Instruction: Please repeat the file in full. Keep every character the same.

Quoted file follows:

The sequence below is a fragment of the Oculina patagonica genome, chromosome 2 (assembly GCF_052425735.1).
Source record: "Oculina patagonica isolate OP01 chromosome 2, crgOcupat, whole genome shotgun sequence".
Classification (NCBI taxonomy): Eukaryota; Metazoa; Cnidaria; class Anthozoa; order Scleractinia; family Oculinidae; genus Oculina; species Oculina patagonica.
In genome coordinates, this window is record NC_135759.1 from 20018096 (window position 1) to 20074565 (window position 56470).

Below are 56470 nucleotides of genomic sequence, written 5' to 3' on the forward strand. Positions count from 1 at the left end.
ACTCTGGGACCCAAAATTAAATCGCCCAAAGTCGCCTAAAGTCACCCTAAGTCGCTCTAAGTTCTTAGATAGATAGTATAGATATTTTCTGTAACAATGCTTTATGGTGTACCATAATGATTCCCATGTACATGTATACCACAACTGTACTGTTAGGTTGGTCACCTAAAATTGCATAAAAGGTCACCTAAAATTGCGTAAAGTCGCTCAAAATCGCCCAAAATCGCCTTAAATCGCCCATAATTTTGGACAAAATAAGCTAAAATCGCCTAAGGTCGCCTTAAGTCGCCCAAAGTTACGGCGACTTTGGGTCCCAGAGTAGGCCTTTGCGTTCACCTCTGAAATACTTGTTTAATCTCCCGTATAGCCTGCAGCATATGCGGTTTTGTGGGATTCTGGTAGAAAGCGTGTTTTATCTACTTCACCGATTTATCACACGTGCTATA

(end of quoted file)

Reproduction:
The sequence below is a fragment of the Oculina patagonica genome, chromosome 2 (assembly GCF_052425735.1).
Source record: "Oculina patagonica isolate OP01 chromosome 2, crgOcupat, whole genome shotgun sequence".
Classification (NCBI taxonomy): Eukaryota; Metazoa; Cnidaria; class Anthozoa; order Scleractinia; family Oculinidae; genus Oculina; species Oculina patagonica.
In genome coordinates, this window is record NC_135759.1 from 20018096 (window position 1) to 20074565 (window position 56470).

Below are 56470 nucleotides of genomic sequence, written 5' to 3' on the forward strand. Positions count from 1 at the left end.
ACTCTGGGACCCAAAATTAAATCGCCCAAAGTCGCCTAAAGTCACCCTAAGTCGCTCTAAGTTCTTAGATAGATAGTATAGATATTTTCTGTAACAATGCTTTATGGTGTACCATAATGATTCCCATGTACATGTATACCACAACTGTACTGTTAGGTTGGTCACCTAAAATTGCATAAAAGGTCACCTAAAATTGCGTAAAGTCGCTCAAAATCGCCCAAAATCGCCTTAAATCGCCCATAATTTTGGACAAAATAAGCTAAAATCGCCTAAGGTCGCCTTAAGTCGCCCAAAGTTACGGCGACTTTGGGTCCCAGAGTAGGCCTTTGCGTTCACCTCTGAAATACTTGTTTAATCTCCCGTATAGCCTGCAGCATATGCGGTTTTGTGGGATTCTGGTAGAAAGCGTGTTTTATCTACTTCACCGATTTATCACACGTGCTATA